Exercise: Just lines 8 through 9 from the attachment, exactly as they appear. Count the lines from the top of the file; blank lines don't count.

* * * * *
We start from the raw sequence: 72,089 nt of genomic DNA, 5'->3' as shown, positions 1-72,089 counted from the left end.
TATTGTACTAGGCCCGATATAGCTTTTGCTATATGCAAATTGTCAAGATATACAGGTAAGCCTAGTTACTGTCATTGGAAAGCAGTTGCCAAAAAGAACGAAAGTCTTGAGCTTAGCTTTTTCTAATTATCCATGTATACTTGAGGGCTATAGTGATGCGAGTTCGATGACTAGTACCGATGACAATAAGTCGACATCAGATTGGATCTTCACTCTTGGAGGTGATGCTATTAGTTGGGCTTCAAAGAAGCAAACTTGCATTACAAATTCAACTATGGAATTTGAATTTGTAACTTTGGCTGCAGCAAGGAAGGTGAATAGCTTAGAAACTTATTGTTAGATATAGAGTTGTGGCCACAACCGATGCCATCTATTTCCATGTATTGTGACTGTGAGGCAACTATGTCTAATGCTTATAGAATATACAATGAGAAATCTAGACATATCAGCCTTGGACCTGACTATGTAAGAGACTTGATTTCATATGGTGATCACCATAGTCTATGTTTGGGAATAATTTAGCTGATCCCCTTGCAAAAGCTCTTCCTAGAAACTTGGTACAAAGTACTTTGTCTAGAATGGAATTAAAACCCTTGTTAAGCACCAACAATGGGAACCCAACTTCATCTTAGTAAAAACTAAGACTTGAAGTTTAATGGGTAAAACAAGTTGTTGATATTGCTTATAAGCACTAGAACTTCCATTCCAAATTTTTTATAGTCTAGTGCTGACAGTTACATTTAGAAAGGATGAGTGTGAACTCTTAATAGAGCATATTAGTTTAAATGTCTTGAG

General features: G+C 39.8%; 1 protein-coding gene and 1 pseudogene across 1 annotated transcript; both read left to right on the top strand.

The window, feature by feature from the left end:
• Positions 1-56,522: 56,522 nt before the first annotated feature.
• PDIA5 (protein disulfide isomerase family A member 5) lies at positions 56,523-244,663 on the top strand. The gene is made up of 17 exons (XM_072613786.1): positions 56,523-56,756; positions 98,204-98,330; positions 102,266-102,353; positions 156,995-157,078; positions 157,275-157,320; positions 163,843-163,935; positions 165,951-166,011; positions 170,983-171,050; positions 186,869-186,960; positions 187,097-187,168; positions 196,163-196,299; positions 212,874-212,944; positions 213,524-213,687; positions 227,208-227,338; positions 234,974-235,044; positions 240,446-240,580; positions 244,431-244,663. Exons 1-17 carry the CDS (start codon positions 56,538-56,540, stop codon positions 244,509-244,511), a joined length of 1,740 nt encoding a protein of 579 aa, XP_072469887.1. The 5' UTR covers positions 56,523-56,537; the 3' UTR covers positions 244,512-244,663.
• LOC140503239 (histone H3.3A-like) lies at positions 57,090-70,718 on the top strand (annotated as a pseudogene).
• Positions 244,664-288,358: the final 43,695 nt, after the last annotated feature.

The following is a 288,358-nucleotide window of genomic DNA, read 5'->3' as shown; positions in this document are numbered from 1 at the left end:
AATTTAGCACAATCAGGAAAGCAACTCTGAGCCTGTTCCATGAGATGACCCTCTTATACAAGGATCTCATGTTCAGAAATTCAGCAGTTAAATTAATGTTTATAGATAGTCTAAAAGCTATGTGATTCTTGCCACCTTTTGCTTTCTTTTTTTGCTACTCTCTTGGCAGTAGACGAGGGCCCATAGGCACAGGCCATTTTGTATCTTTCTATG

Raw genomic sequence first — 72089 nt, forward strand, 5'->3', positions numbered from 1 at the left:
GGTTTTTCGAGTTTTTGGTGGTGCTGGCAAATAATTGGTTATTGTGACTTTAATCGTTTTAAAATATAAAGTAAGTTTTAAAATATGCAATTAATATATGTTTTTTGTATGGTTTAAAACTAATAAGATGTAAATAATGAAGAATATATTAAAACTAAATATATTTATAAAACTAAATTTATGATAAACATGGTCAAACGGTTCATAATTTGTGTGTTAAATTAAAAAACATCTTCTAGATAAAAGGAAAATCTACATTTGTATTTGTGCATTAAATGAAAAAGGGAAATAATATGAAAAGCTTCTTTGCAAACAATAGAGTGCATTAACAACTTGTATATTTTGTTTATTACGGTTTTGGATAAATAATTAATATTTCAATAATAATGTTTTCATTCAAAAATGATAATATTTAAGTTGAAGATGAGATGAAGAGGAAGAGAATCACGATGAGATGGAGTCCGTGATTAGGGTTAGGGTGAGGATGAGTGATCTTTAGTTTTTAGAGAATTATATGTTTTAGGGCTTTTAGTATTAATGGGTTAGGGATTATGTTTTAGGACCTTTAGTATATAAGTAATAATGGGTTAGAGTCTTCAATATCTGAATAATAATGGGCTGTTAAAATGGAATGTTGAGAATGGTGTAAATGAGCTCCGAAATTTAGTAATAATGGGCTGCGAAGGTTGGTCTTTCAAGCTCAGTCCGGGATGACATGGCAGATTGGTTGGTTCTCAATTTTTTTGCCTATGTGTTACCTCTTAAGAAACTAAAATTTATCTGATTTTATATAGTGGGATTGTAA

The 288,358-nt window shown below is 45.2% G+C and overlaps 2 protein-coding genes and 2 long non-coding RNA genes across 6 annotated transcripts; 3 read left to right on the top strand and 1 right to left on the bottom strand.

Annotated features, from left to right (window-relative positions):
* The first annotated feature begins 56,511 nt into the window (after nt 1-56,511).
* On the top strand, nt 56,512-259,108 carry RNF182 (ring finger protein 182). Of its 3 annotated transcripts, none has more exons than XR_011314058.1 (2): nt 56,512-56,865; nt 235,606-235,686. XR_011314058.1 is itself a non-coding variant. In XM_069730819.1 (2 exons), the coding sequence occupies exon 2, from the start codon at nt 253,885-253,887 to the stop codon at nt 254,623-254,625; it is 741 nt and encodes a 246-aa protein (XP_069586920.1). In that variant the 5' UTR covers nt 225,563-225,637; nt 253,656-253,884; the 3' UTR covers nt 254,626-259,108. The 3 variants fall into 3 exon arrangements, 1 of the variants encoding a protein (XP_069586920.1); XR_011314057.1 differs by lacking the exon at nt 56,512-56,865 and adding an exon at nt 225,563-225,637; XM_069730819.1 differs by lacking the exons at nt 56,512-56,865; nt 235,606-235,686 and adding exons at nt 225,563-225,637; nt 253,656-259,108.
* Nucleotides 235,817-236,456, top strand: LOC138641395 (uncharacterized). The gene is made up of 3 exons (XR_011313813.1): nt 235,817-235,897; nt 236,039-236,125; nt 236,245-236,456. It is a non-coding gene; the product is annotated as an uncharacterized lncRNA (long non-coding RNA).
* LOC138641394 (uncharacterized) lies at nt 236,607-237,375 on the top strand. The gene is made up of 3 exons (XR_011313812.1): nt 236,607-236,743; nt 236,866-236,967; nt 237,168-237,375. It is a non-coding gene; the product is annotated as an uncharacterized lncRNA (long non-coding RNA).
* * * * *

• Positions 244,664-288,358: the final 43,695 nt, after the last annotated feature.

The following is a 288,358-nucleotide window of genomic DNA, read 5'->3' as shown; positions in this document are numbered from 1 at the left end: